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Letter: Luthiers Must Offer What Factories Can’t

Letter: Luthiers Must Offer What Factories Can’t

by Alan Carruth

Originally published in American Lutherie #63, 2000


I was very taken with Woody Vernice’s review of the Taylor neck design video in AL#62, but I think he sells himself short. As impressive as the video is, I don’t think the joint is beyond the ability of most luthiers to cut to the required accuracy. Of course, it would take us longer by hand than it takes Bob’s machine!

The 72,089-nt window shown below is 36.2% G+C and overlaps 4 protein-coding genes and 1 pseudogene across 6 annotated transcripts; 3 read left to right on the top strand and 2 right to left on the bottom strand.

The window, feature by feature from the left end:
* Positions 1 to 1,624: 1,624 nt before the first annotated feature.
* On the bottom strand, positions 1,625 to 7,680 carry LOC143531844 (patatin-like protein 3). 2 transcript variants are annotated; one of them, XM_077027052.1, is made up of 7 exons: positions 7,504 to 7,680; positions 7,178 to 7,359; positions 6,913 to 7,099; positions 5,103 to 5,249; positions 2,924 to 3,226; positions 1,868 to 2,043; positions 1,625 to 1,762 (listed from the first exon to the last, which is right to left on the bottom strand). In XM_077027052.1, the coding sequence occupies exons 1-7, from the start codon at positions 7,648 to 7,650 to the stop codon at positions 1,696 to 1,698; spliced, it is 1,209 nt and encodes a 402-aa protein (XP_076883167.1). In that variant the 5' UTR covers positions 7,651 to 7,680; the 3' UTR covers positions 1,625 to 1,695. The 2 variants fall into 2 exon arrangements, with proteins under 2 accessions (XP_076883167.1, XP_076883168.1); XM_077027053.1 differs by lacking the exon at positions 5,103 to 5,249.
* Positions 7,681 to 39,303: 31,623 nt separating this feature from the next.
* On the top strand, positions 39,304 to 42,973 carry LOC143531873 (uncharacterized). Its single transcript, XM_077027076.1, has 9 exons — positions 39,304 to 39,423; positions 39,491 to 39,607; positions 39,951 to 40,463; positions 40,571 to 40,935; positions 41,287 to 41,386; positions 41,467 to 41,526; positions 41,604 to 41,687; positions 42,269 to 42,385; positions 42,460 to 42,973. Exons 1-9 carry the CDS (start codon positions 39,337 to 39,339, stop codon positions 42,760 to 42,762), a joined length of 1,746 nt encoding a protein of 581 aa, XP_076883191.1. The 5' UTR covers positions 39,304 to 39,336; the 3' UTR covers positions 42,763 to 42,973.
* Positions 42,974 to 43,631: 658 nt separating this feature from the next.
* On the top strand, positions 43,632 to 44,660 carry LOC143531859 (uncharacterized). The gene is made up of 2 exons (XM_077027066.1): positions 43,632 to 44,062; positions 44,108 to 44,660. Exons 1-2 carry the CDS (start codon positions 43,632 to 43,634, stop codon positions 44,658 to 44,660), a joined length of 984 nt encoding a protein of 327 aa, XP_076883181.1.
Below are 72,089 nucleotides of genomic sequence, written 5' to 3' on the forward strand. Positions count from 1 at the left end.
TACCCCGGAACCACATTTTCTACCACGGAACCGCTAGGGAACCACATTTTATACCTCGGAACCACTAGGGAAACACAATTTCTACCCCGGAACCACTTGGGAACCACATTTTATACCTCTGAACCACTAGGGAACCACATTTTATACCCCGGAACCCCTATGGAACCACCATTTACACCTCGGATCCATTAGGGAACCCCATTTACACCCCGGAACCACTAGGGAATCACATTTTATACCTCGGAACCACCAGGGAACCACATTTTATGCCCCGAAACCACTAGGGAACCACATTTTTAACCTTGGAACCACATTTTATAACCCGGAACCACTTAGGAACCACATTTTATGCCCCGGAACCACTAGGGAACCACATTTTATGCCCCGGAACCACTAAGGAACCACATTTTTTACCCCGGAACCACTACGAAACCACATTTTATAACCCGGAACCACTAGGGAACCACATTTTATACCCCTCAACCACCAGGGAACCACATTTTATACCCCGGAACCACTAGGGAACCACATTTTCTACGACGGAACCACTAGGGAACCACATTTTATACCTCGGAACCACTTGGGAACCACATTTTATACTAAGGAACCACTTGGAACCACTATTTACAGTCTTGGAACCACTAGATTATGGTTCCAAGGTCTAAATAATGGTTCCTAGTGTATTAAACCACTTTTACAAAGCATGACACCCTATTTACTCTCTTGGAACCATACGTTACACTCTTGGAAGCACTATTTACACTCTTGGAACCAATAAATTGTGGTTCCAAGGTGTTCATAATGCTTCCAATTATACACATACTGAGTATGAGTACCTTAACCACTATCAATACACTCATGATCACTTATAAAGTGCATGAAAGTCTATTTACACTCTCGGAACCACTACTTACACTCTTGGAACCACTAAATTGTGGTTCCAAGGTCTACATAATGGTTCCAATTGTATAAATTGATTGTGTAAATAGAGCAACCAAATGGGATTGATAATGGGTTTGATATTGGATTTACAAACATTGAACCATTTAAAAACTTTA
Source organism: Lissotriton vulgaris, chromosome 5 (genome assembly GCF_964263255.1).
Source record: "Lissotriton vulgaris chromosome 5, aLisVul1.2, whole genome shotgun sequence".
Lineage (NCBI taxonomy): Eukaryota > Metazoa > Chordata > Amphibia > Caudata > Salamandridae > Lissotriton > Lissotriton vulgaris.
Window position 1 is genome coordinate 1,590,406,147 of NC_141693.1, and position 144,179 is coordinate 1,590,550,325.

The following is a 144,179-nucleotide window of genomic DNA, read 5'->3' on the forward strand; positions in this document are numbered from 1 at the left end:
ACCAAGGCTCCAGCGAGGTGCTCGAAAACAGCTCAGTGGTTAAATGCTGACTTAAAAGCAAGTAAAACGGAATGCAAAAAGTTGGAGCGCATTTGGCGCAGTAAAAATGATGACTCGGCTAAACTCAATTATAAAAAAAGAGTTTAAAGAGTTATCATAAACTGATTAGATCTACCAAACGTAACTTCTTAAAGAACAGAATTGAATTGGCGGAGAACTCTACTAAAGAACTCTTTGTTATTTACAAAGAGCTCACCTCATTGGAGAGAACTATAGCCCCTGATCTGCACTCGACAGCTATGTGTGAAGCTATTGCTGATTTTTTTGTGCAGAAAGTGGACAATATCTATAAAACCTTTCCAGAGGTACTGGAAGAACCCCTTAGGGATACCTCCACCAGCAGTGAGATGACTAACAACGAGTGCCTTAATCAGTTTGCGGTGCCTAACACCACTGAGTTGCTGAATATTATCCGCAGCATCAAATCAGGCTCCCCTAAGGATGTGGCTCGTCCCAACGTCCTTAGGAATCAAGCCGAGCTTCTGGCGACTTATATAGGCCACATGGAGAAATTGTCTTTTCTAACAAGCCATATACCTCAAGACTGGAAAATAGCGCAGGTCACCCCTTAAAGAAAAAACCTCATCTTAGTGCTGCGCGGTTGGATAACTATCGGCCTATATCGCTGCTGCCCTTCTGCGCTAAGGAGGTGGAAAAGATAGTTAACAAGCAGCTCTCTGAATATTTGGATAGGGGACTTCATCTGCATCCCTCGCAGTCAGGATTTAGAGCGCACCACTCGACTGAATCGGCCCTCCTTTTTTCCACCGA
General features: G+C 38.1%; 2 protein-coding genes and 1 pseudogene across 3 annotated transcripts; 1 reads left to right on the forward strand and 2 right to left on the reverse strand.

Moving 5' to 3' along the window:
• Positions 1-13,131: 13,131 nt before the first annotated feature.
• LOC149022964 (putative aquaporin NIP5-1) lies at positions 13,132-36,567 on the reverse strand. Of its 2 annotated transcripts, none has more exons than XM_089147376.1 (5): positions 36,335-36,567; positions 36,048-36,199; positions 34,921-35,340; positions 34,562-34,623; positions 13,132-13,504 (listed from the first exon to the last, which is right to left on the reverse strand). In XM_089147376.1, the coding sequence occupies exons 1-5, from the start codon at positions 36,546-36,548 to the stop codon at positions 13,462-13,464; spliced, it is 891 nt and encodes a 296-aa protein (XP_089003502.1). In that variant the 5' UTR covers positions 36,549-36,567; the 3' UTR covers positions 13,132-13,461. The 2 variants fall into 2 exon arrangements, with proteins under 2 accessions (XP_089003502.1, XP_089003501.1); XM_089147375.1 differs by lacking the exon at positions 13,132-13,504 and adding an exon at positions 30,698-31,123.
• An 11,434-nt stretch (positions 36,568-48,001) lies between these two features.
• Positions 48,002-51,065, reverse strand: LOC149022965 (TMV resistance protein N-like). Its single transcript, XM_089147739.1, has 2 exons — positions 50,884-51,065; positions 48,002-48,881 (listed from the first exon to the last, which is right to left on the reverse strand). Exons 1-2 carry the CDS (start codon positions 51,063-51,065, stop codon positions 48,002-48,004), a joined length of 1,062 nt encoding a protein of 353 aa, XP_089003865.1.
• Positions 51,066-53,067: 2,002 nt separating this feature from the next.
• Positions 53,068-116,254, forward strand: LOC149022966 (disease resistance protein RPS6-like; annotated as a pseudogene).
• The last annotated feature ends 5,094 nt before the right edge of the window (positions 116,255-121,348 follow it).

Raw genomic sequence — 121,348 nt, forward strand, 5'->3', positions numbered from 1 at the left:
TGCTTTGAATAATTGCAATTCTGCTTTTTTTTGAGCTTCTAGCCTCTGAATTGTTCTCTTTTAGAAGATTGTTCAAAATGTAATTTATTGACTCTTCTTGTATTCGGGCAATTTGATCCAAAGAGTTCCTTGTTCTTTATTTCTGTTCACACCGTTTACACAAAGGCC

Woody’s overall point is well taken, though. If we are to justify our existence (and our prices!) we have to be offering something that the factories can’t. If you leave out the stash of endangered materials, two possibilities spring to mind: visual art, and tone. There are a number of builders exploiting the aspect of visual creativity. In most cases this takes the form of some sort of “applied” art; whether it be a distinctive soundhole rosette, carving, or inlay work. Often the decorative scheme of an entire guitar will be keyed to one such distinctive element, making it a unique work. In some ways this is the path of least resistance. Luthiers have always built highly-decorated instruments for the elite market. It is easy to add a little pizzazz by slapping on a bunch of pearl, but that way leads in the end to the Rococo and Mannerism: the elaboration of form to the ultimate detriment of function.

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